Tuesday, October 3, 2017

Jonas Kaufmann in French

Jonas Kaufmann's latest album, L'Opéra, is not flashy, but it is substantial. It showcases an expressive range that is impressive -- if not, at this stage of his career, surprising -- and an artistic thoughtfulness that is one of the things I have long valued in him. In roles ranging from Romeo to Aeneas, it is those at the latter end of the spectrum that fit the current weight and timbre of his voice better, but there is something in each to be savored. Not least among the album's merits is the ravishing quality of the Bayerisches Staatsorchester under Bertrand de Billy. Indeed, the shimmering, breathless quality of the strings and woodwinds would be reason enough to keep "Ah! lêve-toi, soleil!"


It's been several years since I've had the chance to hear Kaufmann live, so for me, it's both pleasing and reassuring to hear him recorded in such fine form. His phrasing is exquisite, his control of dynamics assured. His gift for caressing text to the point of indecency and past it is also on full display. His Werther has been much recorded, but I am glad to have this version of "Pourquoi me reveiller," superbly controlled and superbly partnered by the orchestra. Here and in Wilhelm Meister's aria from Mignon, Kaufmann's phrasing approaches the hypnotic. Though I might quibble stylistically with the choices on a few of the arias, I could never fault the musicianship. The album's breadth, including several rarities, makes it a worthy acquisition for aficionados of nineteenth-century French opera, as well as for Kaufmann's devotees.

Lest I sound too entirely hypnotized, I shall pass swiftly to my minor quibbles. "La fleur que tu m'avais jetée" contains a jaw-dropping piannissimo on "...et j'étais une chose à toi!" but must inevitably pale in comparison to the urgency of Kaufmann's own live Don Josés. I looked, similarly, for a trifle more reckless abandon in "O Dieu, de quel ivresse!" The harpist and violinist deserve to be singled out, however. And on repeated listenings, I found myself increasingly willing to accept the unexpectedly deliberate tempo as expressing an ecstasy of its own. I can never hear "Puisqu'on ne peut fléchir... Vainement, ma bien-aimée" often enough. While delighted that Kaufmann included it, I found myself wishing for more lightness in it. Still, it's very hard to resist its ardor. In the two scenes from Manon given with Sonya Yoncheva, I found the erotically charged antagonism of "Toi! Vous!" more convincing than "En fermant les yeux," but the pairing was a poignant one. And, again, the orchestra demonstrated its excellence.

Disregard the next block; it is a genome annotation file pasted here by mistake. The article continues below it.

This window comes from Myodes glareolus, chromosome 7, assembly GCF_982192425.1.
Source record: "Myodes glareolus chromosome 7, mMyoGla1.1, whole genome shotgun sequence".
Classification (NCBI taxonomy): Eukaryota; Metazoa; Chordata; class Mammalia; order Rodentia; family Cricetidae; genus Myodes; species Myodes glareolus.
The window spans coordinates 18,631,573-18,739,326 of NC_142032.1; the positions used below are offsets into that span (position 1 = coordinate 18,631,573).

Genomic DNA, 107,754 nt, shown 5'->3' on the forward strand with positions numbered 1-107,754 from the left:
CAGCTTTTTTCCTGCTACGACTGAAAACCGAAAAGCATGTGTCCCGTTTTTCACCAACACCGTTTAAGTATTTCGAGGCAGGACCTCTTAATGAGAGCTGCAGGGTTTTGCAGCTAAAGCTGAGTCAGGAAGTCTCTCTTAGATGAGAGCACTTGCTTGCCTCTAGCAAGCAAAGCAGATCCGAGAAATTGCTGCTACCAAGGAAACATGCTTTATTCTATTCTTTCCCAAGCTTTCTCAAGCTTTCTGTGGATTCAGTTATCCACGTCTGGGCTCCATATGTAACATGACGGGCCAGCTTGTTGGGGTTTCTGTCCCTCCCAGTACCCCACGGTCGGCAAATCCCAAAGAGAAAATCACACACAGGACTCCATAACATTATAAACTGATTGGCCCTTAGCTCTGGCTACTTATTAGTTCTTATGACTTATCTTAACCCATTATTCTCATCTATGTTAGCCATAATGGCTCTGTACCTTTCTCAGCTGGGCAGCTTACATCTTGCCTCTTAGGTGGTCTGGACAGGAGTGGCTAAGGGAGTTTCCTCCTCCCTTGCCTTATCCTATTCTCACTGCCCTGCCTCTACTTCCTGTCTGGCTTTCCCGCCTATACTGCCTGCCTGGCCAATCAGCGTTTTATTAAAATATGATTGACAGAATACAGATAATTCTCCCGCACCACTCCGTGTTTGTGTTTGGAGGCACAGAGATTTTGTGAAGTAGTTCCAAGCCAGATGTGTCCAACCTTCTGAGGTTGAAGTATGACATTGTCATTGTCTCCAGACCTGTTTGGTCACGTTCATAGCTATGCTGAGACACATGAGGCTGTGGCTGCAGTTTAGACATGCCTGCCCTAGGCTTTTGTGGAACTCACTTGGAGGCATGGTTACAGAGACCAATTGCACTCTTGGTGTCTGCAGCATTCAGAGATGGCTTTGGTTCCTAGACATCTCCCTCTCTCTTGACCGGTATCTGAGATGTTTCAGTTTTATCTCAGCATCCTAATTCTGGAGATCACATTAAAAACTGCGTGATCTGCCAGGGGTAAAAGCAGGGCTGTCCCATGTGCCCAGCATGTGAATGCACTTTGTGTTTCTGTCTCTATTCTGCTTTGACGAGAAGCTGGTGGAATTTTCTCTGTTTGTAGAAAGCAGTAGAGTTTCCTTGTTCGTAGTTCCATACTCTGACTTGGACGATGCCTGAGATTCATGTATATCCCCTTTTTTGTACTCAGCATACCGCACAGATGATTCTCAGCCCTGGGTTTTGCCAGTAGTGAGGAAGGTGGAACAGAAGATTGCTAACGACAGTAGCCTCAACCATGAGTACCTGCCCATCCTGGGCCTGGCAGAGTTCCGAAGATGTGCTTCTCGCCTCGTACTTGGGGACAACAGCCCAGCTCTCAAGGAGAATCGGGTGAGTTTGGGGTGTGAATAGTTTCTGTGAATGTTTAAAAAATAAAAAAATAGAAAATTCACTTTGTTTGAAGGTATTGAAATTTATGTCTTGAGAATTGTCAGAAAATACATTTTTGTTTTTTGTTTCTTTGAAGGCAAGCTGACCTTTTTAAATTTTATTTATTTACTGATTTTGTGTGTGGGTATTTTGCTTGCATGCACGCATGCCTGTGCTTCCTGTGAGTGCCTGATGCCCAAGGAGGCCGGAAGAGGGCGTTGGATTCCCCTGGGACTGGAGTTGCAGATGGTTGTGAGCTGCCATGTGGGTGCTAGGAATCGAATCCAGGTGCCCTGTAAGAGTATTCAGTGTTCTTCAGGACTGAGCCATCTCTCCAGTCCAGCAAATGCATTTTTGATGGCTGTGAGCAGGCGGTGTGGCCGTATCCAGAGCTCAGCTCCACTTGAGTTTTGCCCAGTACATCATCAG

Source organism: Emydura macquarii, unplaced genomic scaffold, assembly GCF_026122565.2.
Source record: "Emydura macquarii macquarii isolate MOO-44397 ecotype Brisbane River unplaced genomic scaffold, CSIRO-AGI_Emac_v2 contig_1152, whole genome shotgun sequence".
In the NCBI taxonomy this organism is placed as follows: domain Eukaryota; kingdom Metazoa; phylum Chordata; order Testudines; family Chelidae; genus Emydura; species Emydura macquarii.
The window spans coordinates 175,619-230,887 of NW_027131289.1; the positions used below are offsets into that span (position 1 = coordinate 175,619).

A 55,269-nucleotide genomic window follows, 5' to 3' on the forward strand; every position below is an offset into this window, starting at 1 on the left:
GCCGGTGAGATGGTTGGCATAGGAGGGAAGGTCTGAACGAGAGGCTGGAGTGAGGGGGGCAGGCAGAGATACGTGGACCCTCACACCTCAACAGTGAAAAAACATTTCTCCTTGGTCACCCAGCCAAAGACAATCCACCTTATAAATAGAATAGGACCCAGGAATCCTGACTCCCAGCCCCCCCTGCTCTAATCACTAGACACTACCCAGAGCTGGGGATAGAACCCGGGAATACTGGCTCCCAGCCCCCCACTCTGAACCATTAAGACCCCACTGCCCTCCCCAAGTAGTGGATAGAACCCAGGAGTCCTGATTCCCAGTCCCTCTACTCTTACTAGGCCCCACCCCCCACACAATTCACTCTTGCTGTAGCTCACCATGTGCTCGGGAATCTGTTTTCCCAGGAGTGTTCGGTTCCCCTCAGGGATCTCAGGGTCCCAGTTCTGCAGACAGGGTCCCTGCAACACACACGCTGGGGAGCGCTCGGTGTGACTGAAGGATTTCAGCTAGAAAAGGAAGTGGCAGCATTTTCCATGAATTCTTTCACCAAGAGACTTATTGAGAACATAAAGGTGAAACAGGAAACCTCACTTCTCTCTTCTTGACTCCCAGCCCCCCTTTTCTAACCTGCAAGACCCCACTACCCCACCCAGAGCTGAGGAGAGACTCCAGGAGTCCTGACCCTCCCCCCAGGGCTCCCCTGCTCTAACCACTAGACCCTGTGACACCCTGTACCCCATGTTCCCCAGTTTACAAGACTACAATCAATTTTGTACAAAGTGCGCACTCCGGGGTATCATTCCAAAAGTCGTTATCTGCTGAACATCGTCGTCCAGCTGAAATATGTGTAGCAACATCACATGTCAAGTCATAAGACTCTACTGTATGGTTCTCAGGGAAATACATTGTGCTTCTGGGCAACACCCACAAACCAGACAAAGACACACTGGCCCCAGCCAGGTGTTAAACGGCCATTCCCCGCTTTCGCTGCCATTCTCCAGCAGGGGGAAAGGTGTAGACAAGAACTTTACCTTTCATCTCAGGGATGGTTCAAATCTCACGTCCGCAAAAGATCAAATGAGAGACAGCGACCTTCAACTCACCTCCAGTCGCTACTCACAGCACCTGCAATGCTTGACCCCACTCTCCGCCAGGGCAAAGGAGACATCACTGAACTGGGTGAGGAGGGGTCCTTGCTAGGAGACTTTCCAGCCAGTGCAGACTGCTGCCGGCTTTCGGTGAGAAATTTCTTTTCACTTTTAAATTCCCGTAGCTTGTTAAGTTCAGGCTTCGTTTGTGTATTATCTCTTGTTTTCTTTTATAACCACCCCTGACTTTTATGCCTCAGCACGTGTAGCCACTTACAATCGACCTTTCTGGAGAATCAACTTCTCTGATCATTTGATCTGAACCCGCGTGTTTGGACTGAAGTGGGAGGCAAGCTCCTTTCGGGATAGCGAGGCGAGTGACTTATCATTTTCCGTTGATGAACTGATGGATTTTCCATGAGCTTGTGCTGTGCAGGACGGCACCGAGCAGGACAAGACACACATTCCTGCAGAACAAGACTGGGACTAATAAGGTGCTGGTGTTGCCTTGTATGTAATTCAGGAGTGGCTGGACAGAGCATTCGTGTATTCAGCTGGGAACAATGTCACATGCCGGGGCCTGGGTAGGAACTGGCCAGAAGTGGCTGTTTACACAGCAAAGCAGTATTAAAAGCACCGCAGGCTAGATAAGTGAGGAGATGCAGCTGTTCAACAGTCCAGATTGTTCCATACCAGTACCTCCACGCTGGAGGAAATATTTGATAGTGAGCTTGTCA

Quibble-free are my reactions to other standards and rarities. Getting to hear Ludovic Tézier alongside Kaufmann in the entire exchange leading into an intensely passionate "Au fond du temple saint" is a treat, and both singers chart a profound emotional journey without lapsing into cliché. The same may be said of the always-laudable orchestra. "Ô Paradis!" from L'Africaine, was so lovely as to tempt me into forgetting the langueurs of the opera. Kaufmann brought a hushed wonder to it that I found very charming, as well as charting the grace notes with delicate precision. And "Ô souverain, ô juge, ô père!" is something I hope will be permanently added to Kaufmann's recital repertoire, as a revival of Le Cid might be a bit much to ask. Really, the end of the album goes from strength to strength, with a heartwrenching "Rachel, quand du seigneur," and an "Inutiles regrets!" that made me feel more sorry for Enée than I usually do. While temporarily far from opera houses, I welcome this CD to cheer my exile.

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